AMD A8-7600 Kaveri APU review

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Configurable TDP - Turbo Core & North Bridge

A8-7600 has a configurable 45W / 65W TDP 

Now I love this feature. One of the more interesting new features of the FM2+ platform is a new feature called Configurable TDP. Essentially it will give the user pre-customized performance states for a given TDP. This is required to optimally set your 65W APU down to 45W. This can allow you guys to effectively use your new APUs in the smallest of form factors, or in scenarios that demand ultra quiet operations. For most applications, the new efficiency of the AMD A8-7600 can enable similar performance than the flagship AMD A10-7850K at much lower TDPs. While this feature may work on other APUs, its efficiency is not optimized with anything other than an AMD A8-7600.


Turbo Core 3.0

A feature that started at AMD's Phenom II Hexacore processors is of course AMD Turbo Core. Llano got it, Trinity and Richland APUs will get AMD Turbo Core enabled as well and that means that the processor can throttle the clock frequency of the CPU cores independently above the base clock frequency for a short period of time. We are now at revision 3.0 of this implementation. The APU constantly measures factors like threaded workload, power limitations, voltages and heat levels for both the CPU and GPU. Based on algorithms, the clock frequency of the CPU cores will change. If you are using Photoshop and apply a filter, then for a short burst the Turbo Core mode will kick in and accelerate the CPU cores' clock frequency a little higher. Should you use the GPU in Photoshop (creates more load/heat) then that Turbo mode forfeits and makes sure the processor cores remain at their reference clock frequency. The A10-7850 APU for example has a base clock of 3700 MHz but it can Turbo towards 4000 MHz. Revision 3.0 of the Turbo has been implemented to be as efficient as can be, the CPU and GPU will switch really clever in-between themselves. If you need a little more CPU power, then the GPU will get a little less. The second the GPU needs a little more juice, the CPU can clock down a notch.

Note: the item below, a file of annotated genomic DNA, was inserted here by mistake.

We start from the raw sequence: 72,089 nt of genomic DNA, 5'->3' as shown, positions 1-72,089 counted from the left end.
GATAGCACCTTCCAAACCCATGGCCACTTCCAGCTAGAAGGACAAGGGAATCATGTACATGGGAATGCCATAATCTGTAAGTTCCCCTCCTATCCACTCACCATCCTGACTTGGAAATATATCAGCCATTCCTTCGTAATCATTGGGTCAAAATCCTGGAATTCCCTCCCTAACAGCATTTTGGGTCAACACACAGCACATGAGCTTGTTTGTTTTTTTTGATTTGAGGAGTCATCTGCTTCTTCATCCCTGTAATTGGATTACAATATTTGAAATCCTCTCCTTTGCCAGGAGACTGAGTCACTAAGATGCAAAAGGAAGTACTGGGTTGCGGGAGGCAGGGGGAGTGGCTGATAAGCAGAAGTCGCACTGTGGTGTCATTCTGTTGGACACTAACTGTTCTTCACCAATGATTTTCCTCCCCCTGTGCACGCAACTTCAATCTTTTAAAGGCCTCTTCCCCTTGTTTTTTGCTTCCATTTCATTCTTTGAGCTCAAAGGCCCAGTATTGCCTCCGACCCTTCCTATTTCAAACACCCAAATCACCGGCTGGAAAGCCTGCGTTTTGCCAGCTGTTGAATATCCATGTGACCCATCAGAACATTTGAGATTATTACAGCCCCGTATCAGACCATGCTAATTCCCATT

We explained that the APU architecture has a lot more inside of it than just the CPU and GPU, there's core logic for the UVD engine but also high-level Northbridge functionality including a PCI-Express 3.0 controller and a dual-channel DDR3 memory controller. That memory controller is again based on the Bulldozer architecture but optimized to support higher frequency memory. This was needed to give the GPU harbored inside the A10 Kaveri APU as much memory bandwidth as possible. So, straight out of the box higher memory DDR3 frequencies are supported. The dual-channel memory controller as such supports DDR3 memory up-to 2133 and even 2400 MHz. Hey, for graphics the generic rule is simple; the faster the frame buffer memory the better. Integrated into the Northbridge is also a PCI-Express 3.0 controller. You can use 16 for a dedicated graphics card. Four PCI-Express lanes will be used connecting to the FCH chipset, the data that has to be sent back and forth between the APU and the FCH (SouthBridge Fusion Controller Hub) uses a so-called UMI link which is basically a fourth PCI Express x4 interface that provides 2GB/s worth of bandwidth in each direction. The residual four links can be used for extra controllers like audio, Ethernet or USB 3.0.

So Do You Need A New Motherboard?

AMD Kaveri APU platform launches with AMDs A88X “Bolton D4″ and A87X chipsets on the socket FM2+ motherboards. The socket FM2+ are backwards compatible with both Richland and Trinity APUs.

  • Backwards compatible platform means support for other FM2+ APUs new and old
  • PCI Express Gen 3 support
  • AMD CrossFire support with AMD A8x motherboards and above
  • AMD Memory Profile (AMP) support for up to DDR3-2400MHz
  • AMD Dual Graphics3 support with AMD Radeon R7 graphics cards



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